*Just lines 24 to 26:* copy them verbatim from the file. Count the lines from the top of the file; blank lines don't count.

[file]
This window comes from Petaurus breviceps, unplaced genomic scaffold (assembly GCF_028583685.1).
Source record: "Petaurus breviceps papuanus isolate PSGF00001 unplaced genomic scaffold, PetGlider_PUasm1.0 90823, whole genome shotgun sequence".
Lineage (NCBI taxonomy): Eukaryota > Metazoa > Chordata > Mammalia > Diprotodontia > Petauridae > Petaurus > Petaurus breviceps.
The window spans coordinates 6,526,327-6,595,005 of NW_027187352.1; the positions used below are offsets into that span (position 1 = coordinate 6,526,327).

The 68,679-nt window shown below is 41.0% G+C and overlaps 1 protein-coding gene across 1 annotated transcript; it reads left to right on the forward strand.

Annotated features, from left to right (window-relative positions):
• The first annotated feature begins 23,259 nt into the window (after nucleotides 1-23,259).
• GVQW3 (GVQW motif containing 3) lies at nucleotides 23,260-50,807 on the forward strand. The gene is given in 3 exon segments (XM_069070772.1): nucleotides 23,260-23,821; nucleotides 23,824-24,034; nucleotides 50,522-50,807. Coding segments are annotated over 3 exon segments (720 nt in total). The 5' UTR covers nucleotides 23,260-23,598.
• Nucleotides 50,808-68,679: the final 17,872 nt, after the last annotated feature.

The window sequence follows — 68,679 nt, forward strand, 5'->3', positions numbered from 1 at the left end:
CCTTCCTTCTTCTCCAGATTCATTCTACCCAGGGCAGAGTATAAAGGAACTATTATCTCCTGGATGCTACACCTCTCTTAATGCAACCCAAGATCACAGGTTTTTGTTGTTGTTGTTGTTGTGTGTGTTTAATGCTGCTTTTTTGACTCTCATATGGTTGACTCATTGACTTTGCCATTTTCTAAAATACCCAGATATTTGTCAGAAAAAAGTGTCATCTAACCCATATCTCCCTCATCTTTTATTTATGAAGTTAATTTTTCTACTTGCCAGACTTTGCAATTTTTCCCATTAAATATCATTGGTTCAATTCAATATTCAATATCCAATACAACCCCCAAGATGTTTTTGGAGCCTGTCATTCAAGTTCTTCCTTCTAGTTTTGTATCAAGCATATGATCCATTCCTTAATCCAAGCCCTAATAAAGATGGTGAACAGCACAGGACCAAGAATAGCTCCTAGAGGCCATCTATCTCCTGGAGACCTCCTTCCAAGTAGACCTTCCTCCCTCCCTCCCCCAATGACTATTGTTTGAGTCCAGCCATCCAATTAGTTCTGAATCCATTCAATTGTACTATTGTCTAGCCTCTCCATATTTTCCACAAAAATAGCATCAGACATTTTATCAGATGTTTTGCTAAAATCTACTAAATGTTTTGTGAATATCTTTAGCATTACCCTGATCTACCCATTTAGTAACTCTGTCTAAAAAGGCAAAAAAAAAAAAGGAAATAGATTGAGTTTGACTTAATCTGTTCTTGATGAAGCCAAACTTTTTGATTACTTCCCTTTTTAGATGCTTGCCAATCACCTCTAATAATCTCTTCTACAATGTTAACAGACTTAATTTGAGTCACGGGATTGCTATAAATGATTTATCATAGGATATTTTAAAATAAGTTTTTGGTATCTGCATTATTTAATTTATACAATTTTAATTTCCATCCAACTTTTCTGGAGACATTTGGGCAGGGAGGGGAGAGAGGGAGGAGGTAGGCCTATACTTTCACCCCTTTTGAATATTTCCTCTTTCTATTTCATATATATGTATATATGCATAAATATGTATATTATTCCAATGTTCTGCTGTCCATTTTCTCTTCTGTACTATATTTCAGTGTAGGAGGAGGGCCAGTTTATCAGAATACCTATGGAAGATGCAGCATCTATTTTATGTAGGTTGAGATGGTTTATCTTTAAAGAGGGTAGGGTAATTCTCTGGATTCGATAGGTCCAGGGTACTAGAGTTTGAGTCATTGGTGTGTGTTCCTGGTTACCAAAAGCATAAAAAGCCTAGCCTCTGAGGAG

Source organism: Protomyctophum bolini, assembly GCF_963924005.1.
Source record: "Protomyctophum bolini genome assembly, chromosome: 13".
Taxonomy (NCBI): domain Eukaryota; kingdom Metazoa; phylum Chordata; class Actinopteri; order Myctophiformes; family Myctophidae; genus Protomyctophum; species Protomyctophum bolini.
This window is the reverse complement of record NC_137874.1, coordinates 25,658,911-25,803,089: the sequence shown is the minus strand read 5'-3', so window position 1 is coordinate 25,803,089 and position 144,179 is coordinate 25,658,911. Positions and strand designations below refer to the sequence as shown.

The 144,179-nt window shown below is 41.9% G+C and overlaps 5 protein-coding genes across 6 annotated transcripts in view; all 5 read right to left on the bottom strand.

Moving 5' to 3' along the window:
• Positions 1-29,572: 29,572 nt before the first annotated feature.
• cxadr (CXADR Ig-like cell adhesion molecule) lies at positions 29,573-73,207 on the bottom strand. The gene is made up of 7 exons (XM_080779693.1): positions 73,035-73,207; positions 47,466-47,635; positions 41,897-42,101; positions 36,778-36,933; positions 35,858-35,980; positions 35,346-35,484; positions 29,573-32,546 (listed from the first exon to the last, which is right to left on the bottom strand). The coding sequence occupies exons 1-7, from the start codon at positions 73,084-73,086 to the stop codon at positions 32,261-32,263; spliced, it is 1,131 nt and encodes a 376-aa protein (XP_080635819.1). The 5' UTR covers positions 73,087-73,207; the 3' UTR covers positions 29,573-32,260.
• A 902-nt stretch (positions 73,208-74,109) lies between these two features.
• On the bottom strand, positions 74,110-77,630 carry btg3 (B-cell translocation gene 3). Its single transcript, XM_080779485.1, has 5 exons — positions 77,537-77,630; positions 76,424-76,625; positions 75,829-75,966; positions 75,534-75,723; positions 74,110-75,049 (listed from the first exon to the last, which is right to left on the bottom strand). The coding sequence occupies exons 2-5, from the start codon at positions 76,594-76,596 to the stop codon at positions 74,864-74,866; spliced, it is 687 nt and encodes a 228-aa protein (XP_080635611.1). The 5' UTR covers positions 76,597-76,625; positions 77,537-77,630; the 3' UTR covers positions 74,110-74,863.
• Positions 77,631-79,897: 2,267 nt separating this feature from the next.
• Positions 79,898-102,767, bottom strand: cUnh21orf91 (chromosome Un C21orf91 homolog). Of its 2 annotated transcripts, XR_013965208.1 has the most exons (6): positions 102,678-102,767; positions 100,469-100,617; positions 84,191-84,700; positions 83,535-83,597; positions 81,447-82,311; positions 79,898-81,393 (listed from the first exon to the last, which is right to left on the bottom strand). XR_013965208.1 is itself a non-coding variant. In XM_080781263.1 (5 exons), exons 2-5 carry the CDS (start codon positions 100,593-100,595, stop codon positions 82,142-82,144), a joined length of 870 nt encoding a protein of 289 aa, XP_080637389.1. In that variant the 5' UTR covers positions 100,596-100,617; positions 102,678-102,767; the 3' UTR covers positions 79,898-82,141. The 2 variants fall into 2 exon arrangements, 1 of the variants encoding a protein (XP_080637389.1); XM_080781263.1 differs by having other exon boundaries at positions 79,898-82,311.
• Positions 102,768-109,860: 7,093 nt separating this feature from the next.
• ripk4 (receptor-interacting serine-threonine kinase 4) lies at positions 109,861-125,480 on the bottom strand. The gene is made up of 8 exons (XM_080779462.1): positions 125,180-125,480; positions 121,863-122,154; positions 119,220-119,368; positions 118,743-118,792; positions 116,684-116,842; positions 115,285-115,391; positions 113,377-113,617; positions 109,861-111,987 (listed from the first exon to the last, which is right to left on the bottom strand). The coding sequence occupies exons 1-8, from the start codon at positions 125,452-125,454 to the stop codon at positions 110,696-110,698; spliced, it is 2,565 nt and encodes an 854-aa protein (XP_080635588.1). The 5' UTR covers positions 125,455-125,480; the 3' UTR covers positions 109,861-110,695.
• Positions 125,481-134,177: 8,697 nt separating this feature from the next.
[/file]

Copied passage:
• Positions 102,768-109,860: 7,093 nt separating this feature from the next.
• ripk4 (receptor-interacting serine-threonine kinase 4) lies at positions 109,861-125,480 on the bottom strand. The gene is made up of 8 exons (XM_080779462.1): positions 125,180-125,480; positions 121,863-122,154; positions 119,220-119,368; positions 118,743-118,792; positions 116,684-116,842; positions 115,285-115,391; positions 113,377-113,617; positions 109,861-111,987 (listed from the first exon to the last, which is right to left on the bottom strand). The coding sequence occupies exons 1-8, from the start codon at positions 125,452-125,454 to the stop codon at positions 110,696-110,698; spliced, it is 2,565 nt and encodes an 854-aa protein (XP_080635588.1). The 5' UTR covers positions 125,455-125,480; the 3' UTR covers positions 109,861-110,695.
• Positions 125,481-134,177: 8,697 nt separating this feature from the next.